source: Las Vegas Bus Sales
Streeter RVC would offer a choice of modules to convert any van, bus or truck. The modules for this program could be flat-pack style and easily assembled (and built in the bus if they are too big to fit through the doors assembled). The components would be around six feet tall to fit most vehicles, and side panels and bath modules around eight feet in height could be cut to size to blend in the with height and side-wall shape of whatever vehicle you’re converting. The bath and shower modules would be cut down to height, and a water barrier added for the outside wall and top.
source: The Bishop
Note that the kit would provide a rubber or neoprene molding that goes around the cut edges of the side panels, which not only allows the panels to fit snugly against the side of the vehicle, but also means you can cut the panels to shape and even your nasty-ass Sawzall cut edges will be covered up.
Electrical connections could be simple between modules, and note that the modules being shorter than the ceiling means that lights could be mounted on top aiming up to create an aircraft-style “cove lighting” effect.
Modules are made in two, three, or four foot increments to allow for easy space-planning. I’ve heard of people spending years making custom interiors for motorhomes, while using kit components like this could be done in a few weekends. Plumbing options would be provided for simple installation.
You’re in, right? How would it work?
1.) Measure the stripped-out interior of your vehicle, including height. Make note of wheel wells so the system can alert you.
2.) Go to www.streeterrvc.com (you know this is fake, right? You aren’t really clicking on it, are you?), put in your floor dimensions, choose the items and configure your space to your liking. The Streeter Systems site generates the bill or materials that you would need to order.
Here’s a ‘screen shot’ of something you might do for that old Hertz bus:
source: The Bishop
3.) Give ’em your credit card number and wait for the skid of parts to arrive!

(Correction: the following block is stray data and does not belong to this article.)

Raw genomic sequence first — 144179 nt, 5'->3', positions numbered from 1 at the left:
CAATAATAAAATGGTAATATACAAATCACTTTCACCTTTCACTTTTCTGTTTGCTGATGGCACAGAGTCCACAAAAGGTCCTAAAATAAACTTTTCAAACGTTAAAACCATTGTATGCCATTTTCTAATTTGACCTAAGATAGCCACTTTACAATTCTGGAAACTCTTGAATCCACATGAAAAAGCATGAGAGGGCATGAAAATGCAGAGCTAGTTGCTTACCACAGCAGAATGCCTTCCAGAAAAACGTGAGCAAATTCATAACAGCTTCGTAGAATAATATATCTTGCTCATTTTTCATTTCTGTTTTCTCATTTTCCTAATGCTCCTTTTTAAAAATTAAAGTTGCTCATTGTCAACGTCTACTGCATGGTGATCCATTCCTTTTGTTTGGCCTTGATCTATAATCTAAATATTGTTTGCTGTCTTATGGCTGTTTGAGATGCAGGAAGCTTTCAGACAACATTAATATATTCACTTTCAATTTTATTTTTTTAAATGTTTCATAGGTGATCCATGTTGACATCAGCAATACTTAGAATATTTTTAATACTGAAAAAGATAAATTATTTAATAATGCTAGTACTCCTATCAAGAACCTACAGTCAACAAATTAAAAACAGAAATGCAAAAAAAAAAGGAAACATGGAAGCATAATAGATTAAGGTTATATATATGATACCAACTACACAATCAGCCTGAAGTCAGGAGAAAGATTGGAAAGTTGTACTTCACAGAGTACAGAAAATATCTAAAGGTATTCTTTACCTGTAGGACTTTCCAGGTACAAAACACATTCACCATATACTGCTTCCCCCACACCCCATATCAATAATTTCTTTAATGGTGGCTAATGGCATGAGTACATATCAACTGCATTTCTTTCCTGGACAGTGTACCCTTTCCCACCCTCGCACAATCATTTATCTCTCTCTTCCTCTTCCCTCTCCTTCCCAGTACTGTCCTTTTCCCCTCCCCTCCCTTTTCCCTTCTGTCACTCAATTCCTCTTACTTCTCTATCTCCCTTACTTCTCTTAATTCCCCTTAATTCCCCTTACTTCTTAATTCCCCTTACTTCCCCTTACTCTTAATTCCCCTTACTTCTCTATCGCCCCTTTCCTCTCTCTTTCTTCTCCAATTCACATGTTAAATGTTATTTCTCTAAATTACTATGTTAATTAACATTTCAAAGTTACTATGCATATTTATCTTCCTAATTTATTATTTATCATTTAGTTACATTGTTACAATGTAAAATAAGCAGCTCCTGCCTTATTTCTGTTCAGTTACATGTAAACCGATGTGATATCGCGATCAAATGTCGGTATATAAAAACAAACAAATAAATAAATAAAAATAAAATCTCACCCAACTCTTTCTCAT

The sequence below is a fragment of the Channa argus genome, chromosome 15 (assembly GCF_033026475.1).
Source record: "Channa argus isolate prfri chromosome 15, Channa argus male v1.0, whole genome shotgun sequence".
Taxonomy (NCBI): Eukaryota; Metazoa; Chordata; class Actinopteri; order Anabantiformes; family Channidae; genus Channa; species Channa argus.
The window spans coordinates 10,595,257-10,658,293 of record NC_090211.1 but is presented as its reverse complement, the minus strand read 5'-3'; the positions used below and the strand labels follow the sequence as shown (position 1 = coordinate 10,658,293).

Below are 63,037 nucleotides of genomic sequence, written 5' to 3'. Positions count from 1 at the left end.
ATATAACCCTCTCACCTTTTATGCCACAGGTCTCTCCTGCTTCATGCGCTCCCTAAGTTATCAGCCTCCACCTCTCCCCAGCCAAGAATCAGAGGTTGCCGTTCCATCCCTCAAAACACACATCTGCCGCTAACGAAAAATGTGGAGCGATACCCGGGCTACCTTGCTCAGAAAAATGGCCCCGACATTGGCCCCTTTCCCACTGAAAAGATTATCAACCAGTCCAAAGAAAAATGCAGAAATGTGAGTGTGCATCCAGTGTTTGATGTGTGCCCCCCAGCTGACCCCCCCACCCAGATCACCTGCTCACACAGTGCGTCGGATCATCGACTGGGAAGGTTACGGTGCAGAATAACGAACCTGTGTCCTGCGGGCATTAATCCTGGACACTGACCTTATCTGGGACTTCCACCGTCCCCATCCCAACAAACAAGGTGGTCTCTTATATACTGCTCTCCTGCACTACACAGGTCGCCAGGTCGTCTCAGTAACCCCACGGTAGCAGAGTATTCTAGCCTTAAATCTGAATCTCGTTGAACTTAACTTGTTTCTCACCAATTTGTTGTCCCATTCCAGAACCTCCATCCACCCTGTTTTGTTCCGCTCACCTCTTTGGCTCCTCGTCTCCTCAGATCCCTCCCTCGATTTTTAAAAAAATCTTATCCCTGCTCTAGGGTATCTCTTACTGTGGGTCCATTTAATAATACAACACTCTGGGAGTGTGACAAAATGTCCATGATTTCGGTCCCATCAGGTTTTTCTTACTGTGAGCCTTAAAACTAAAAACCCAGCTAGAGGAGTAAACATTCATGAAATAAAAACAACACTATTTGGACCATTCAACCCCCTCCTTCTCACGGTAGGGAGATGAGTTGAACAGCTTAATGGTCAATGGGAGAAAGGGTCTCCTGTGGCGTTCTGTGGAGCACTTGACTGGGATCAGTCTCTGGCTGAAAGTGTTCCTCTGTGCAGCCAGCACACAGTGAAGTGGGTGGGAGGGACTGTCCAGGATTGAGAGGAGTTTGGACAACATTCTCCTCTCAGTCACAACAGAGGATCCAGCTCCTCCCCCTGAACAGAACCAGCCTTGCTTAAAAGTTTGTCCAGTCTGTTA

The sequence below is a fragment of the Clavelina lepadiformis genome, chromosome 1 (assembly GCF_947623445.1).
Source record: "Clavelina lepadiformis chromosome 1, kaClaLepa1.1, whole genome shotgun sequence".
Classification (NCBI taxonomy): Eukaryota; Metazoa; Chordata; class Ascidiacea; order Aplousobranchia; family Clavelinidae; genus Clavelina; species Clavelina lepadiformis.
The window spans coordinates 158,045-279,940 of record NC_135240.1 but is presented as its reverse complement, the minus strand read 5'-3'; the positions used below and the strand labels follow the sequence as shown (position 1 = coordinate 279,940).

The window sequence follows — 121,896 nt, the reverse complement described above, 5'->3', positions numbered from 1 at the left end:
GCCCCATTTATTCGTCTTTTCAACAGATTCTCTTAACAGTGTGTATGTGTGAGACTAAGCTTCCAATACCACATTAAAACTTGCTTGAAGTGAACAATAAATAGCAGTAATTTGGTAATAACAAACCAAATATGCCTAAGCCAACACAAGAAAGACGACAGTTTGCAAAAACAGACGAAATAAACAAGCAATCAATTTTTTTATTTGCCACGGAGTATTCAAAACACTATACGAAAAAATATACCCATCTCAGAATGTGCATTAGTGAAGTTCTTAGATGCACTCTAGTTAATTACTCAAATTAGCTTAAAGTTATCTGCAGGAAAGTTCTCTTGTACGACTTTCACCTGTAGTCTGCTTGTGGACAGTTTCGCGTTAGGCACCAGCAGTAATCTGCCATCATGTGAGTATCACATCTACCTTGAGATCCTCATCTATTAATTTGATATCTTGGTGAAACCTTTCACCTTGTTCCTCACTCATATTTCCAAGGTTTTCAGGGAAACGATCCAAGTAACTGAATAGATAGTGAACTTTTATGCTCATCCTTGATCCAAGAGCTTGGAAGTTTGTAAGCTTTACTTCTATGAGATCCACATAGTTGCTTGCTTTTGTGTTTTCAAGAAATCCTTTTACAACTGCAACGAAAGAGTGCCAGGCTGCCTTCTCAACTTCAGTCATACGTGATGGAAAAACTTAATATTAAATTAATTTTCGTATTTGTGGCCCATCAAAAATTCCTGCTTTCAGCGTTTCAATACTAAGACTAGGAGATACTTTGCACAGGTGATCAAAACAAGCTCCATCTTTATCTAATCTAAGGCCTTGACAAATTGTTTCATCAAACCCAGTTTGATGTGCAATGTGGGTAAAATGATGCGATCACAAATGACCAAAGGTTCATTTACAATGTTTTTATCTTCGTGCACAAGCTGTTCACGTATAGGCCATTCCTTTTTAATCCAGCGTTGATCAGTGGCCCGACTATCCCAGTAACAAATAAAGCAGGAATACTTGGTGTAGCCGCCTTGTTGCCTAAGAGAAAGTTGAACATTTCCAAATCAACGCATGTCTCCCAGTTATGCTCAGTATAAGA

The website would obviously have plenty of install kits for plumbing and electrical, plus videos to watch to make installation easy. Remember that these are basic components- you can customize whatever you want but at least you have the bread-and-butter parts worked out for you.
There’s other features as well that could be offered by Streeter Systems, such as the “Caboose Cupola” inspired by Mercedes’s love for trains. This overhead unit blends in with the roof air conditioners (to make them look less stuck on) and has windows on the sides for indirect sunlight like on old cabooses.
source: Las Vegas Bus Sales and The Bishop
In back, you can bolt on a screened porch. No, really. Fold the top up, the floor folds down, and a screen covers the perimeter for a mosquito-free place to relax. Fold out stairs allow access.
source: The Bishop
Price? It’s anyone’s guess, but remember that a new airport shuttle-sized motorhome with bathroom and kitchen would easily be six figures, so even using a late model $20-30,000 used bus and a Streeter kit it should still be a fraction of that cost. [Mercedes’ Note: Or buy a bus from a surplus auction for well under $10,000!]
There’s also a plethora of unfinished projects out there; at a car show recently a man with a mint 1973 GMC motorhome told me that you can find countless examples of these masterpieces where the owners ripped out the insides and then gave up. In fact, our own Mercedes says that if an option like this were available, her RTS might be a full-fledged Autopian bus camper right now.
source: The Autopian
Shit, we should crowdsource this thing to make that happen, right?